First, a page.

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pro·kar·y·otealso pro·car·y·ote (prō-kăr′ē-ōt′)
Any of various microorganisms of the domains Archaea and Bacteria, characterized by the absence of a distinct membrane-bound nucleus and membrane-bound organelles and by the simultaneous occurrence of DNA transcription and protein synthesis at the same site, in contrast to eukaryotes. Also called moneran.
[French procaryote : Greek pro-, before; see pro-2 + Greek karuōtos, having nuts (from karuon, nut; see karyo-).]
pro·kar′y·ot′ic (-ŏt′ĭk) adj.
(Biology) any organism having cells in each of which the genetic material is in a single DNA chain, not enclosed in a nucleus. Bacteria and archaeans are prokaryotes. Compare eukaryote
[from pro-2 + karyo- + -ote as in zygote]
prokaryotic, procaryotic adj
or pro•car•y•ote(proʊˈkær iˌoʊt, -i ət)
any one-celled organism that lacks a distinct membrane-bound nucleus and has its genetic material in the form of a continuous strand forming loops or coils: characteristic of monerans. Compare eukaryote.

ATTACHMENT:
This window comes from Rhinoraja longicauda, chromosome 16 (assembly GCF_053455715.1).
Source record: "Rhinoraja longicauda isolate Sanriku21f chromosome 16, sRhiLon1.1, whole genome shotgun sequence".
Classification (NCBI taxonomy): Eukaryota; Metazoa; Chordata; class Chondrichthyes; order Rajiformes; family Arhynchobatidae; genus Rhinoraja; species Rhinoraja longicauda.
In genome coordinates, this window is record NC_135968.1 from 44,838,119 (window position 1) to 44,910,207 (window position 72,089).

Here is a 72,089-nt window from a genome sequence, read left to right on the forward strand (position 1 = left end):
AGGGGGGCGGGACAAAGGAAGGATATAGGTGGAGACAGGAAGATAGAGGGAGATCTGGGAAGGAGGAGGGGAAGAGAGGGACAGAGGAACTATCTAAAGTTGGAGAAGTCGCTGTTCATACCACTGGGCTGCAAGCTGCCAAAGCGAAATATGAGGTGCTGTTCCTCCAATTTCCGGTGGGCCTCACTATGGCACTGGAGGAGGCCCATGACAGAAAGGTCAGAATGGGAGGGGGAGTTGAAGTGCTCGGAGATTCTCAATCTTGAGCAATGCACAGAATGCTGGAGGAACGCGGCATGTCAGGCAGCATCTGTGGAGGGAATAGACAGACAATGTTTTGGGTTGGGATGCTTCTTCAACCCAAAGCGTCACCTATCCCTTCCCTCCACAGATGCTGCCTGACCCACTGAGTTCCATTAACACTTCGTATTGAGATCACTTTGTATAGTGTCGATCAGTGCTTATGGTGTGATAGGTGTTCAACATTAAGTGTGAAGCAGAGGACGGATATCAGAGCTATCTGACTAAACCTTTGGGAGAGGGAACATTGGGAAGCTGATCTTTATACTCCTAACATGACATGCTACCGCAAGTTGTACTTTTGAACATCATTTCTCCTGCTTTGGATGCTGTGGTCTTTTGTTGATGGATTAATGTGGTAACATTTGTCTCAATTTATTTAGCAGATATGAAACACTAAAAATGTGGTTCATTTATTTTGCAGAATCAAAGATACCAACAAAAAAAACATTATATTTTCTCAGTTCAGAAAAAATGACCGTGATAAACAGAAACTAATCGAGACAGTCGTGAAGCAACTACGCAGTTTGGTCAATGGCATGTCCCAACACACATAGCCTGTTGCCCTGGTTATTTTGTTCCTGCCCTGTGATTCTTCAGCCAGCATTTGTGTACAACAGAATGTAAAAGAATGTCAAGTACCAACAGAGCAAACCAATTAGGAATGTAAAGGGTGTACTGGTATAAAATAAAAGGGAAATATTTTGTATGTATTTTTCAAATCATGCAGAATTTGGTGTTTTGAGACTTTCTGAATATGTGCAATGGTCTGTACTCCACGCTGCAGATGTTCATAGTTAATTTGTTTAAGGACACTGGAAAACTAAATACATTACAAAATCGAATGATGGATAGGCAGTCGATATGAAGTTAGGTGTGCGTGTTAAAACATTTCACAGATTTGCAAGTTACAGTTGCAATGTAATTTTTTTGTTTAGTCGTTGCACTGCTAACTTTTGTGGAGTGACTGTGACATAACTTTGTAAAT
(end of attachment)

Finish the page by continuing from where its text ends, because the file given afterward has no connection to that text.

pro•kar`y•ot′ic (-ˈɒt ɪk) adj.
Any of a wide variety of one-celled organisms that lack a distinct cell nucleus or other structures bound by a membrane and that have DNA that is not organized into chromosomes. Prokaryotes reproduce asexually, are the most primitive and ancient known forms of life, and include the bacteria and blue-green algae. Prokaryotes are grouped as a separate kingdom in taxonomy. Also called moneran. Compare eukaryote. See Table at taxonomy.
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|Noun||1.||prokaryote - a unicellular organism having cells lacking membrane-bound nuclei; bacteria are the prime example but also included are blue-green algae and actinomycetes and mycoplasma|
organism, being - a living thing that has (or can develop) the ability to act or function independently